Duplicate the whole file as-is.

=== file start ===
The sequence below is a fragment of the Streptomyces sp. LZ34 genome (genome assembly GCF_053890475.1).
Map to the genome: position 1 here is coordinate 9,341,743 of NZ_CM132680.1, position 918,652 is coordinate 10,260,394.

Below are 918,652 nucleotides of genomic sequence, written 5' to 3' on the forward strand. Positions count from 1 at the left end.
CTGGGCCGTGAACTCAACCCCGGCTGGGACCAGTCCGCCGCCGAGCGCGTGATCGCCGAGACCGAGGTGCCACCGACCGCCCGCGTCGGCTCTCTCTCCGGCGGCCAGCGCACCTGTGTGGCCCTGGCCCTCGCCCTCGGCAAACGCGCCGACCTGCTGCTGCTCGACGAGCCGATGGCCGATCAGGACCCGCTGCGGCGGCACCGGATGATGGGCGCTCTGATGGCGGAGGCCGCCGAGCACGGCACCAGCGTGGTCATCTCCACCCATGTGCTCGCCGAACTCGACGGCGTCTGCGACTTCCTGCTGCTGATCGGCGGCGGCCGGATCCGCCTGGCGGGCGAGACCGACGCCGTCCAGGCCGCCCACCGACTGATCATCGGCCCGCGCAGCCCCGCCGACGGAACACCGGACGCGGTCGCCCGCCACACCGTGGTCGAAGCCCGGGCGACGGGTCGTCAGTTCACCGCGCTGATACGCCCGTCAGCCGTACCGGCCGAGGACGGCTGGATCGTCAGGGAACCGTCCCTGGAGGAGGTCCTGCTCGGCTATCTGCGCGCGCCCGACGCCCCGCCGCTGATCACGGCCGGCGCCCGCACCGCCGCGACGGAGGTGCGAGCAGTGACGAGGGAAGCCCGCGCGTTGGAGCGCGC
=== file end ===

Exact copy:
The sequence below is a fragment of the Streptomyces sp. LZ34 genome (genome assembly GCF_053890475.1).
Map to the genome: position 1 here is coordinate 9,341,743 of NZ_CM132680.1, position 918,652 is coordinate 10,260,394.

Below are 918,652 nucleotides of genomic sequence, written 5' to 3' on the forward strand. Positions count from 1 at the left end.
CTGGGCCGTGAACTCAACCCCGGCTGGGACCAGTCCGCCGCCGAGCGCGTGATCGCCGAGACCGAGGTGCCACCGACCGCCCGCGTCGGCTCTCTCTCCGGCGGCCAGCGCACCTGTGTGGCCCTGGCCCTCGCCCTCGGCAAACGCGCCGACCTGCTGCTGCTCGACGAGCCGATGGCCGATCAGGACCCGCTGCGGCGGCACCGGATGATGGGCGCTCTGATGGCGGAGGCCGCCGAGCACGGCACCAGCGTGGTCATCTCCACCCATGTGCTCGCCGAACTCGACGGCGTCTGCGACTTCCTGCTGCTGATCGGCGGCGGCCGGATCCGCCTGGCGGGCGAGACCGACGCCGTCCAGGCCGCCCACCGACTGATCATCGGCCCGCGCAGCCCCGCCGACGGAACACCGGACGCGGTCGCCCGCCACACCGTGGTCGAAGCCCGGGCGACGGGTCGTCAGTTCACCGCGCTGATACGCCCGTCAGCCGTACCGGCCGAGGACGGCTGGATCGTCAGGGAACCGTCCCTGGAGGAGGTCCTGCTCGGCTATCTGCGCGCGCCCGACGCCCCGCCGCTGATCACGGCCGGCGCCCGCACCGCCGCGACGGAGGTGCGAGCAGTGACGAGGGAAGCCCGCGCGTTGGAGCGCGC